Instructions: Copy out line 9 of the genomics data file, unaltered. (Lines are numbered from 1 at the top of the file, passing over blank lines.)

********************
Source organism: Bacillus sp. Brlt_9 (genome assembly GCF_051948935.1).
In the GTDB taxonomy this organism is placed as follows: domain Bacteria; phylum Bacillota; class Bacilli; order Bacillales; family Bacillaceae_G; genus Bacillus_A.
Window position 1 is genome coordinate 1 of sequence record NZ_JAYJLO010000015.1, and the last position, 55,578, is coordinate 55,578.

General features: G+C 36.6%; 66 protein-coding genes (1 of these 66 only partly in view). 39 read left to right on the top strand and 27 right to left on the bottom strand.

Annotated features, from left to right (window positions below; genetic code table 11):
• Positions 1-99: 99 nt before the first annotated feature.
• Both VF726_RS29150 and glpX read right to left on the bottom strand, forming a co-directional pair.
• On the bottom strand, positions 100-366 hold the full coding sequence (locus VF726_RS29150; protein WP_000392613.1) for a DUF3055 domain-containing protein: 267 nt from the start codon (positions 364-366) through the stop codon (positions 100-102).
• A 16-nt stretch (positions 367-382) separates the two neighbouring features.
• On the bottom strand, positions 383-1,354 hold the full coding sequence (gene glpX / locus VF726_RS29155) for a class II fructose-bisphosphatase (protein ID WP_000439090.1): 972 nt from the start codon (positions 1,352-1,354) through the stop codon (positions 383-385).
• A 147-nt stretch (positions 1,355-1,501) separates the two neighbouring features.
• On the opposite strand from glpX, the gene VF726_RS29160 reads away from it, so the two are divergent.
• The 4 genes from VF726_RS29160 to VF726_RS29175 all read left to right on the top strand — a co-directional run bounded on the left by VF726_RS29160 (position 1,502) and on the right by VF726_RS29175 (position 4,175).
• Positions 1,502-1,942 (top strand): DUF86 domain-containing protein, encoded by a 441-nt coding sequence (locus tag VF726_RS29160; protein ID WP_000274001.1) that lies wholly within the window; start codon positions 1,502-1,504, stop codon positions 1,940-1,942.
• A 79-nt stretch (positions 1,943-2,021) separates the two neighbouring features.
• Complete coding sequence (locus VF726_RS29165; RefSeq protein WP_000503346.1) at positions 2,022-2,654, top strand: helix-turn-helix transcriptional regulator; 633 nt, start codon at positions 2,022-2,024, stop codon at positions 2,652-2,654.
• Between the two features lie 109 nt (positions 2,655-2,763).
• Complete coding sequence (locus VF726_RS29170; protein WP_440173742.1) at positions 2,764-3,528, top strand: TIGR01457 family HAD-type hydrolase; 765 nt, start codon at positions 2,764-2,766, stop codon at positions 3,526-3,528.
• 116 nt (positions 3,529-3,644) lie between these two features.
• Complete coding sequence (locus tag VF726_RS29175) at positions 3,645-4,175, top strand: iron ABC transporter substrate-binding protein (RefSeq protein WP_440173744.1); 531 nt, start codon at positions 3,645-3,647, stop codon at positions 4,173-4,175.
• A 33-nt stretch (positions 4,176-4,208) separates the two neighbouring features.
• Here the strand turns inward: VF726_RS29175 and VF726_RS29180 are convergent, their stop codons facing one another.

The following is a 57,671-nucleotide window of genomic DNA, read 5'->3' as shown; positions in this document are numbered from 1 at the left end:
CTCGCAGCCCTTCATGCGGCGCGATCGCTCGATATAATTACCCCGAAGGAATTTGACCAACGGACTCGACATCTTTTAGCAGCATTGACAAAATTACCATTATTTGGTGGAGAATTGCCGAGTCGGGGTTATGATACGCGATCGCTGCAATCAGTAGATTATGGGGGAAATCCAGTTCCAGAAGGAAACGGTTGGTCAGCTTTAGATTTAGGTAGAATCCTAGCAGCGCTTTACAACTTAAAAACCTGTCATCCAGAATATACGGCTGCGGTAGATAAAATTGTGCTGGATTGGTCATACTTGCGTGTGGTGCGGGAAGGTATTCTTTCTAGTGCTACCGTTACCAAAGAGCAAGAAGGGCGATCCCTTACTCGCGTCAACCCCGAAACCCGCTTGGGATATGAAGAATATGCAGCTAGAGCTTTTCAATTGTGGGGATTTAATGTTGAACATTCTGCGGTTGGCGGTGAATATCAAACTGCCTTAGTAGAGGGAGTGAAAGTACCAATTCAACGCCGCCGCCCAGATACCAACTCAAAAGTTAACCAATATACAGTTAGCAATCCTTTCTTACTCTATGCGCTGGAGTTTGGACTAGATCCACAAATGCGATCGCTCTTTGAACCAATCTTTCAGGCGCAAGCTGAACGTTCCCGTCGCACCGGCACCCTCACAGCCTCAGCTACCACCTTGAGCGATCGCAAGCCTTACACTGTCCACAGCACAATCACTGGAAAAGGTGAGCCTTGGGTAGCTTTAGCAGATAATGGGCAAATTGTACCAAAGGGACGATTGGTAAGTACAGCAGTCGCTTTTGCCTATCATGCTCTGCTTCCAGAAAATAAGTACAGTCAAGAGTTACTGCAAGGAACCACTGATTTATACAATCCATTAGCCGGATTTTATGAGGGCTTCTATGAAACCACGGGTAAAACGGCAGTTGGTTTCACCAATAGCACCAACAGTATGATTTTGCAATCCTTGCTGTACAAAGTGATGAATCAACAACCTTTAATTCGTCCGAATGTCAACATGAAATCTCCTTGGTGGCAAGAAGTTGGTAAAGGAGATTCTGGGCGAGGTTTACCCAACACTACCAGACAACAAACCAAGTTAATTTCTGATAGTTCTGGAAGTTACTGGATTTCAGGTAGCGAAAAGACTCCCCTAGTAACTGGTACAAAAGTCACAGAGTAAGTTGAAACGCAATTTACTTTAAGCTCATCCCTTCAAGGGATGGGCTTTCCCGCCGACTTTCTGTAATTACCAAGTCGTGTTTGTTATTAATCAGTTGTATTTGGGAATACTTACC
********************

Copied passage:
• A 16-nt stretch (positions 367-382) separates the two neighbouring features.